Italy’s Five Star Movement votes to keep Luigi Di Maio as leader

Italy's anti-establishment Five Star Movement (M5S) voted Thursday to keep leader Luigi Di Maio after the party's flop in European elections.

Italy's Five Star Movement votes to keep Luigi Di Maio as leader
Luigi Di Maio called - and won - a vote of confidence in himself. Photo: Filippo Monteforte/AFP

Some 80 percent of those who voted on the M5S online platform said he should stay on, according to the M5S official blog.

The M5S rules in coalition with Matteo Salvini's hard-right League, which won a resounding victory in Italy on the back of an “Italians First” campaign, dealing a blow to the M5S and threatening the stability of the government.


“You decide. I am asking to put my role as party leader to the vote,” Di Maio wrote on the blog as called the vote on Wednesday. “If the Movement renews its faith in me, we'll get to work… with even more commitment and dedication.”

Some 44,850 members voted to save Di Maio's job, compared to around 11,300 who wanted him gone.

The EU vote results confirmed the reversal of fortunes of the ruling parties, with M5S — which got 32.5 percent at the general election — taking just 17 percent on Sunday compared to the League's 34 percent.


The M5S chief had been criticised by part of the Movement's base for taking on too much with his three roles as party head, deputy prime minister and economic development, labour and social policies minister.

Di Maio blamed the M5S's poor performance on low voter turnout, as well as a mud-slinging campaign by the League against which it was slow to retaliate.

He received a show of support on Wednesday from comedian Beppe Grillo, the M5S co-founder, who remains an influential figure within the Movement despite withdrawing from the political scene to focus on his stand-up career.

A new direction for Italy's Five Star Movement? Beppe Grillo distances himself from the party he founded
Beppe Grillo (L) and the party's new leader Luigi Di Maio with the Five Star Movement's new logo. Photo: Andreas Solaro/AFP

“The Movement has suffered a defeat and must react,” he conceded on his website. However, he said he was “wounded” by those M5S members who were acting “as if it were a drop in the sales of a multinational company”.

“Luigi has not committed any crime, he is not involved in any scandal. He must carry on the fight,” Grillo said. 

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Why Italy’s government is angry about a ski resort changing its name

The world-famous Italian ski resort of Cervinia reverted to its pre-Fascist name of Le Breuil on Thursday, sparking an outcry from members of the nationalist government.

Why Italy's government is angry about a ski resort changing its name

From Thursday, November 30th, the village in Val d’Aosta known worldwide as Cervinia will instead be called Le Breuil.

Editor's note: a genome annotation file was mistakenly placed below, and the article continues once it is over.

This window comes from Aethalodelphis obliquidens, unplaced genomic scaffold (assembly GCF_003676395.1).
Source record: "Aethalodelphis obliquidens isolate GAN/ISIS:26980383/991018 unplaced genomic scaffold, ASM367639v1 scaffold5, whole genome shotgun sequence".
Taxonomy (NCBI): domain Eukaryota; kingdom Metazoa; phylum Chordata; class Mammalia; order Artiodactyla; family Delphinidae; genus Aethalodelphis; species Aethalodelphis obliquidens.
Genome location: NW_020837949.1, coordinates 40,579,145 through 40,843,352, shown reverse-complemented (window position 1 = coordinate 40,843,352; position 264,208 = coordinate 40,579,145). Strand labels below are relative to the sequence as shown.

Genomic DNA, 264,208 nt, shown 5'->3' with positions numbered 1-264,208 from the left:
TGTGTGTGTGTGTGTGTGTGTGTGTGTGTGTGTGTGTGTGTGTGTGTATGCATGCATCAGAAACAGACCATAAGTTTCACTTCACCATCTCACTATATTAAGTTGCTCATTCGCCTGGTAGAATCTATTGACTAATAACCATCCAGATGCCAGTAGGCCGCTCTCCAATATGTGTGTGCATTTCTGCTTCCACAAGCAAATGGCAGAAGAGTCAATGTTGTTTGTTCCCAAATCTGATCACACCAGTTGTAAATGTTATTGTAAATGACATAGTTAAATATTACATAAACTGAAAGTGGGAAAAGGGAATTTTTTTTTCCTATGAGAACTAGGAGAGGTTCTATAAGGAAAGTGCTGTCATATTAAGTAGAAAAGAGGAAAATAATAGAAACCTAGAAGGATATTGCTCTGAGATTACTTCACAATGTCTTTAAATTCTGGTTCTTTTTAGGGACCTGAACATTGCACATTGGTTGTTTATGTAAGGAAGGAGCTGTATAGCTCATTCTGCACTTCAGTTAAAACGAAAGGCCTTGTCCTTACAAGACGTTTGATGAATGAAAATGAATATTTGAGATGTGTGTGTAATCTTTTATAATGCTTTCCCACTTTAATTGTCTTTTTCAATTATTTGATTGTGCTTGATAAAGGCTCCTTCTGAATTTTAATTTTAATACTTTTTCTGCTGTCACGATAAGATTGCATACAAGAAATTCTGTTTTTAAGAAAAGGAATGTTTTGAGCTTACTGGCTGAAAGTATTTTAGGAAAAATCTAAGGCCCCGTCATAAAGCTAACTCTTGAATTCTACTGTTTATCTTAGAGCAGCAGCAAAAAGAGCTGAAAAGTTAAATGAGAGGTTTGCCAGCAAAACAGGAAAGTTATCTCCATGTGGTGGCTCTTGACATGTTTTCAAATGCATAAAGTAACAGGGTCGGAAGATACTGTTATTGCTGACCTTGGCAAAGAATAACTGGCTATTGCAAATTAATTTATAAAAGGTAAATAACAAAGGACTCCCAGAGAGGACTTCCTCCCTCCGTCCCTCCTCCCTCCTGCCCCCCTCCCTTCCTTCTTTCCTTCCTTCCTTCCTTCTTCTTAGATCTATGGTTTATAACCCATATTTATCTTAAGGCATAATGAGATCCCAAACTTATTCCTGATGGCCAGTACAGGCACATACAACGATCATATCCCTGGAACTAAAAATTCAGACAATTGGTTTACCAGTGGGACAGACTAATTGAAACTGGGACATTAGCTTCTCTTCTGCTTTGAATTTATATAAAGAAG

“Cervinia will not disappear in the collective memory. It is one of the most famous ski resorts in the Alps,” Jean-Antoine Maquignaz, a former mayor who began the process for the recognition of historical names in the region, told the Turin edition of Corriere della Sera.

But, he said, “the culture of the area must be taken into account. And the names must be preserved, as well as their long history.”

Le Breuil was changed to Cervinia by Benito Mussolini’s Fascist regime in 1934 under a drive to remove all foreign-sounding place names.

READ ALSO: Italy’s culture minister slams foreign words in Italian language… by using foreign words

Many comuni (municipalities) in the Alpine region of Val d’Aosta, which borders France and Switzerland, had their French names replaced with Italian ones.

The process of changing the town’s name back began in 2011, and Valle d’Aosta’s regional president, Renzo Testolin, signed a decree last September which formalised the switch.

But Prime Minister Giorgia Meloni’s far-right Brothers of Italy (FdI) party on Thursday issued an angry statement which said the name change was “evidently the result of ideology, out of time and place,” news agency Ansa reported.

The party said ministers would meet with regional authorities to “resolve the problem” in the coming days.

FdI Deputy House Whip Fabio Rampelli said the government must get the name changed back, describing the move as “anti-Italian” and claiming it went against the Constitution.

READ ALSO: ‘Anglomania’: Why Italy’s government wants to restrict use of English words

Tourism minister Daniela Santanchè urged the local council to “think again” saying that the winter tourism industry would be “heavily penalised by dropping a brand name that is known across the world”.

But the 700 or so local residents may have more immediate concerns: the name change is expected to result in a mountain of bureaucracy, as inhabitants will now need to update their identity cards, birth certificates, and land registry data, Corriere reported.